Informed Consent Statement

Not applicable.

Data Availability Statement

Not applicable.

Conflicts of Interest

The authors declare no conflict of interest.


AGPα1-acid glycoprotein
BPHBenign prostatic hyperplasia
BSABovine serum albumin
CXCR4Chemokine receptor Type 4
DNMT1DNA-methyltransferase 1
eEF-2KEukaryotic elongation Factor 2 kinase
EMTEpithelial-mesenchymal transition
EZH2Enhancer of zeste homolog 2
GKGamma Knife
Grb2Growth factor receptor-binding protein 2
GSH-PxGlutathione peroxidase
GSKGlycogen synthase kinase
HDACHistone deacetylase
HSAHuman serum albumin
IC5050% inhibitory concentration
JAKJanus kinase
JNKc-Jun N-terminal kinase pathway
LD50Median lethal dose
LNPsLipid-based nanoparticles
LPALysophosphatidic acid
MAMyristic acid
MAPKMitogen-activated protein kinase
MMP9Matrix metallopeptidase 9
MOMPMitochondrial outer membrane permeability
mTORMammalian target of rapamycin
NF-KbNuclear factor kappa B
NKNatural killer
NLCsNanostructured lipid carriers
PBSPhosphate-buffered saline
PEGPolyethylene glycol
PI3KPhosphoinositide 3-kinases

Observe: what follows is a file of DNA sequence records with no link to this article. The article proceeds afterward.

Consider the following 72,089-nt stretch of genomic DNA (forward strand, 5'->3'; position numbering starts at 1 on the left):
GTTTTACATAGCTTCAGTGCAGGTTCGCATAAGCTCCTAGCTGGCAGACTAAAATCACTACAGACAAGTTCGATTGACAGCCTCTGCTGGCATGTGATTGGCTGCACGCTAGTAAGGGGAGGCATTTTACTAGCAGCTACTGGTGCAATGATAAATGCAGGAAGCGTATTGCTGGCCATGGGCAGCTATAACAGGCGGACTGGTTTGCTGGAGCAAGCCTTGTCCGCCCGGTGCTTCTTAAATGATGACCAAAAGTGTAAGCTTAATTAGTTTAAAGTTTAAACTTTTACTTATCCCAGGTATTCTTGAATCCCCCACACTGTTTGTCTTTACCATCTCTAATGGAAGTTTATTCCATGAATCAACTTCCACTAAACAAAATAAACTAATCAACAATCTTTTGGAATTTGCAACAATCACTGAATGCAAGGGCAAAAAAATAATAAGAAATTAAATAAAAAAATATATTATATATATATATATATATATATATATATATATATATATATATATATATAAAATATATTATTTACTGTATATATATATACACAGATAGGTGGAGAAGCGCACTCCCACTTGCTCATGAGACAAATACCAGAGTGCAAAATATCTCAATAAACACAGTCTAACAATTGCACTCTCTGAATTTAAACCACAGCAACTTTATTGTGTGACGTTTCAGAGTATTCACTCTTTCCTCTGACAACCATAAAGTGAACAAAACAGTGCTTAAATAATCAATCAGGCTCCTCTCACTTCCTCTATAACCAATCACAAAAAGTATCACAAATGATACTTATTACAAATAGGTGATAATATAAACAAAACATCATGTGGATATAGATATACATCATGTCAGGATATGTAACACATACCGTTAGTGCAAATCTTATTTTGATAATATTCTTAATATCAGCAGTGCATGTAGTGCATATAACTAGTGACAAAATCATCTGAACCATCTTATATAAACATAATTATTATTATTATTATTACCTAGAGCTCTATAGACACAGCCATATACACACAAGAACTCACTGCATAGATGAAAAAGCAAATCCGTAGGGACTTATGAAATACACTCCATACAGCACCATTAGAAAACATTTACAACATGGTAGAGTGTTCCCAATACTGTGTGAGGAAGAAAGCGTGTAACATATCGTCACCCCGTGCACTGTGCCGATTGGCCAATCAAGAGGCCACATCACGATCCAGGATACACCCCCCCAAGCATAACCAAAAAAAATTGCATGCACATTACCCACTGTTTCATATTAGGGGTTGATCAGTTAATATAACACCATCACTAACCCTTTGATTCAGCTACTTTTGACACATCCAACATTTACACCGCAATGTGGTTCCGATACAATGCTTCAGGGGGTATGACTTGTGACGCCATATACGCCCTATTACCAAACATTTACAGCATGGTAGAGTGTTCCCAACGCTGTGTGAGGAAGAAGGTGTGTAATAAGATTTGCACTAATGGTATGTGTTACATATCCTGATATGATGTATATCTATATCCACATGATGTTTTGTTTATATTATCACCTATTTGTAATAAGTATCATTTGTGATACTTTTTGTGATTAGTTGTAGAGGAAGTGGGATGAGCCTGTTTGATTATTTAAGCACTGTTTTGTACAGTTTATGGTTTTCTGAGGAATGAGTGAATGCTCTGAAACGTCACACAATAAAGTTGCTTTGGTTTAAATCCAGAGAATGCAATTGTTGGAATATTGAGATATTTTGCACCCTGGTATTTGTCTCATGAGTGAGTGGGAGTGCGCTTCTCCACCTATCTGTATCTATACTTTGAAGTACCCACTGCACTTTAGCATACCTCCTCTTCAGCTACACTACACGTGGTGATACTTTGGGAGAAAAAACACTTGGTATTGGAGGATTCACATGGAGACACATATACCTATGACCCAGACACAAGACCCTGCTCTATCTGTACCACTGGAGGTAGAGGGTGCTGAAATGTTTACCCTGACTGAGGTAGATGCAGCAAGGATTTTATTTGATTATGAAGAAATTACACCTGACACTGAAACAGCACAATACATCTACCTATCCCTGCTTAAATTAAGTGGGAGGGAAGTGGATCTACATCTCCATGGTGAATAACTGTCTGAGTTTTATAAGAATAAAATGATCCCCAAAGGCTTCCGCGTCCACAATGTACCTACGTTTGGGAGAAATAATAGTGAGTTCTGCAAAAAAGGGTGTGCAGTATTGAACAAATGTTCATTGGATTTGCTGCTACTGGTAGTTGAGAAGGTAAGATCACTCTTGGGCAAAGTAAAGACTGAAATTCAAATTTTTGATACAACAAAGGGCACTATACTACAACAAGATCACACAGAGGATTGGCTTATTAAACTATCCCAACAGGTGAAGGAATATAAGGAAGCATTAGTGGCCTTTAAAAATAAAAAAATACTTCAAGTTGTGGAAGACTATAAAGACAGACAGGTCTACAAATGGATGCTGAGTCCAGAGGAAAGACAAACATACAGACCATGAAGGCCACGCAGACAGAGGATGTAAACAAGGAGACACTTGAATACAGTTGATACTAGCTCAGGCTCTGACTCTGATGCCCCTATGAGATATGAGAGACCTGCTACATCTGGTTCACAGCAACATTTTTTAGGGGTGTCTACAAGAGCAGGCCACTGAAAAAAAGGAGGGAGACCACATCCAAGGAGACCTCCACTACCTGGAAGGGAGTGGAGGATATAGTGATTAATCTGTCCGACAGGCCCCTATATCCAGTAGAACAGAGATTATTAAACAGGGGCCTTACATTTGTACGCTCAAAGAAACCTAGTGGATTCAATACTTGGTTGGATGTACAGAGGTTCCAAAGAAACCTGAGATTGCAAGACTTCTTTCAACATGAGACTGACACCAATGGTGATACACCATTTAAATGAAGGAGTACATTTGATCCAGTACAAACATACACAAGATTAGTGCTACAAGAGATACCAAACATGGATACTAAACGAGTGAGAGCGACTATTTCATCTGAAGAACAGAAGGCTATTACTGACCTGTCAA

PPARγPeroxisome proliferator-activated receptor-γ
PTENPhosphatase and tensin homolog
PTKProtein tyrosine kinase
ROSReactive oxygen species
SLNsSolid lipid nanocarriers
SODSuperoxide dismutase
STATSignal transducer and activator of transcription
TGF-β1Transforming growth factor-beta 1
TKITyrosine kinase inhibitors
TMETumor microenvironment
TNBCTriple-negative breast cancer
TRAILTNF-related apoptosis-inducing ligand
TSGTumor suppressor genes
VEGFRVascular endothelial growth factor Receptor


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Figure 1. TQ encapsulated in different nanoparticle formulations. (A) TQ entrapped within the polymeric core of a polymeric nanoparticle. (B) Structure of lipid nanoparticle containing TQ sandwiched between two layers of charged ionizable lipids. (C) The chitosan nanoparticle typically possesses positive surface charges and mucoadhesive properties that can adhere to mucus membranes and release TQ in a sustained release manner.